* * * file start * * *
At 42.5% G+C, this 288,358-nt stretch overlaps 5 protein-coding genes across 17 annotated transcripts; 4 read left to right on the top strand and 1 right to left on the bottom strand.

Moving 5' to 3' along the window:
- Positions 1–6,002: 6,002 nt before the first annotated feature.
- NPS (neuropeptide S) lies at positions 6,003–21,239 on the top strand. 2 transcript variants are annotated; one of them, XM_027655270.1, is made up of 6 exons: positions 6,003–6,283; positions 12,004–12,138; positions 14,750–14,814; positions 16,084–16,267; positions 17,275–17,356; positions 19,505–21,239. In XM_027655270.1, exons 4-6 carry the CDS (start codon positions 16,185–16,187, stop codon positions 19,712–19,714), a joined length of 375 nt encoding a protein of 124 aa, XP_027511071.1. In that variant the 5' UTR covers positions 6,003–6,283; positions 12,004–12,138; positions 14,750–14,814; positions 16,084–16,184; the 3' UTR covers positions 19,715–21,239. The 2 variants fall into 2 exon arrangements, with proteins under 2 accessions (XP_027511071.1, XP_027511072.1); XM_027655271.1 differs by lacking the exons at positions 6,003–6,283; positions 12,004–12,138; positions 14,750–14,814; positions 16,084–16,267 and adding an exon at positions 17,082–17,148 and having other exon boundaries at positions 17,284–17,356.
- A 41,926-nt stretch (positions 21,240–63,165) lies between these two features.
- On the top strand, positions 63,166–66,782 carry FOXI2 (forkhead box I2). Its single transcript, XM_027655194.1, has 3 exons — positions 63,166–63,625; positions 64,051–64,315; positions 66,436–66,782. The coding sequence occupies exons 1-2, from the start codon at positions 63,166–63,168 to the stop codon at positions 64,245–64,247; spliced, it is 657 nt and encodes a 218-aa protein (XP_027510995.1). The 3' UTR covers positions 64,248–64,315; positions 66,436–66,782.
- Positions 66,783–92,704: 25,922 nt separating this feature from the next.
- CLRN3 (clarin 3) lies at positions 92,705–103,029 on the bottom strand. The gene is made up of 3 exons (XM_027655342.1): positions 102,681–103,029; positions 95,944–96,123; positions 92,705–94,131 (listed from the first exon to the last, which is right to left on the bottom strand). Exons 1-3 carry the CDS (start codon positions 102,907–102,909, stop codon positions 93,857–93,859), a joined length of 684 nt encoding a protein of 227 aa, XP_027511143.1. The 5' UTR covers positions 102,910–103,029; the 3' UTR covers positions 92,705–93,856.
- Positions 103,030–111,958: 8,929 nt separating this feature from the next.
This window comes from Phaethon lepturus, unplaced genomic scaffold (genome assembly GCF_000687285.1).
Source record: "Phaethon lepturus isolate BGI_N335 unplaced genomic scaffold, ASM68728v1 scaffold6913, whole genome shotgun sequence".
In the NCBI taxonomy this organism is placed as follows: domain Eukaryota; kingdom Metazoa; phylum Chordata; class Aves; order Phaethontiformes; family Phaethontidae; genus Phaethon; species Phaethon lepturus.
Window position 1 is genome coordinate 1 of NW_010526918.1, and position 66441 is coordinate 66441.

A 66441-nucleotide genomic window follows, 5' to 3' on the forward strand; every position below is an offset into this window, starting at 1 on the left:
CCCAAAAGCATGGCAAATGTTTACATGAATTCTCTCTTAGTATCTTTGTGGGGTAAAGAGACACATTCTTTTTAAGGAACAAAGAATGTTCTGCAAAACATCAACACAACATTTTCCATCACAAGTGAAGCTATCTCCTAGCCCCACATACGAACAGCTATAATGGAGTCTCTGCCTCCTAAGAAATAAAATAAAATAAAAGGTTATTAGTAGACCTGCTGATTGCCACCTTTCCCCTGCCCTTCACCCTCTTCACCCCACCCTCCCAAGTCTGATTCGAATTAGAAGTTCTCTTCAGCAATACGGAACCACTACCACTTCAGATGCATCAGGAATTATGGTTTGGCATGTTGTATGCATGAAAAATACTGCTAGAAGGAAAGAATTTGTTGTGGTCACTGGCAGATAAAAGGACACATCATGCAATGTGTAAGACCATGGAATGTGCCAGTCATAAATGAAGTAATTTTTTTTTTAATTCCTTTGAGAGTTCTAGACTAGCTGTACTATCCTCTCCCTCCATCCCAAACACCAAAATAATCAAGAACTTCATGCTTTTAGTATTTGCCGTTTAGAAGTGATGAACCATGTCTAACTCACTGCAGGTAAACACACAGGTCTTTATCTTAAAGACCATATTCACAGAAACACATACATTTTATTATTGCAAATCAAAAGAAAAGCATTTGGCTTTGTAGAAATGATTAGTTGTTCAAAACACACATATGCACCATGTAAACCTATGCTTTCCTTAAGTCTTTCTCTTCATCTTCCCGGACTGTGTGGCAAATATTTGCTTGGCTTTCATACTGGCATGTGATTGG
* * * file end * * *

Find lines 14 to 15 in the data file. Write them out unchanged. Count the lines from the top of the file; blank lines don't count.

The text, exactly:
A 66441-nucleotide genomic window follows, 5' to 3' on the forward strand; every position below is an offset into this window, starting at 1 on the left:
CCCAAAAGCATGGCAAATGTTTACATGAATTCTCTCTTAGTATCTTTGTGGGGTAAAGAGACACATTCTTTTTAAGGAACAAAGAATGTTCTGCAAAACATCAACACAACATTTTCCATCACAAGTGAAGCTATCTCCTAGCCCCACATACGAACAGCTATAATGGAGTCTCTGCCTCCTAAGAAATAAAATAAAATAAAAGGTTATTAGTAGACCTGCTGATTGCCACCTTTCCCCTGCCCTTCACCCTCTTCACCCCACCCTCCCAAGTCTGATTCGAATTAGAAGTTCTCTTCAGCAATACGGAACCACTACCACTTCAGATGCATCAGGAATTATGGTTTGGCATGTTGTATGCATGAAAAATACTGCTAGAAGGAAAGAATTTGTTGTGGTCACTGGCAGATAAAAGGACACATCATGCAATGTGTAAGACCATGGAATGTGCCAGTCATAAATGAAGTAATTTTTTTTTTAATTCCTTTGAGAGTTCTAGACTAGCTGTACTATCCTCTCCCTCCATCCCAAACACCAAAATAATCAAGAACTTCATGCTTTTAGTATTTGCCGTTTAGAAGTGATGAACCATGTCTAACTCACTGCAGGTAAACACACAGGTCTTTATCTTAAAGACCATATTCACAGAAACACATACATTTTATTATTGCAAATCAAAAGAAAAGCATTTGGCTTTGTAGAAATGATTAGTTGTTCAAAACACACATATGCACCATGTAAACCTATGCTTTCCTTAAGTCTTTCTCTTCATCTTCCCGGACTGTGTGGCAAATATTTGCTTGGCTTTCATACTGGCATGTGATTGG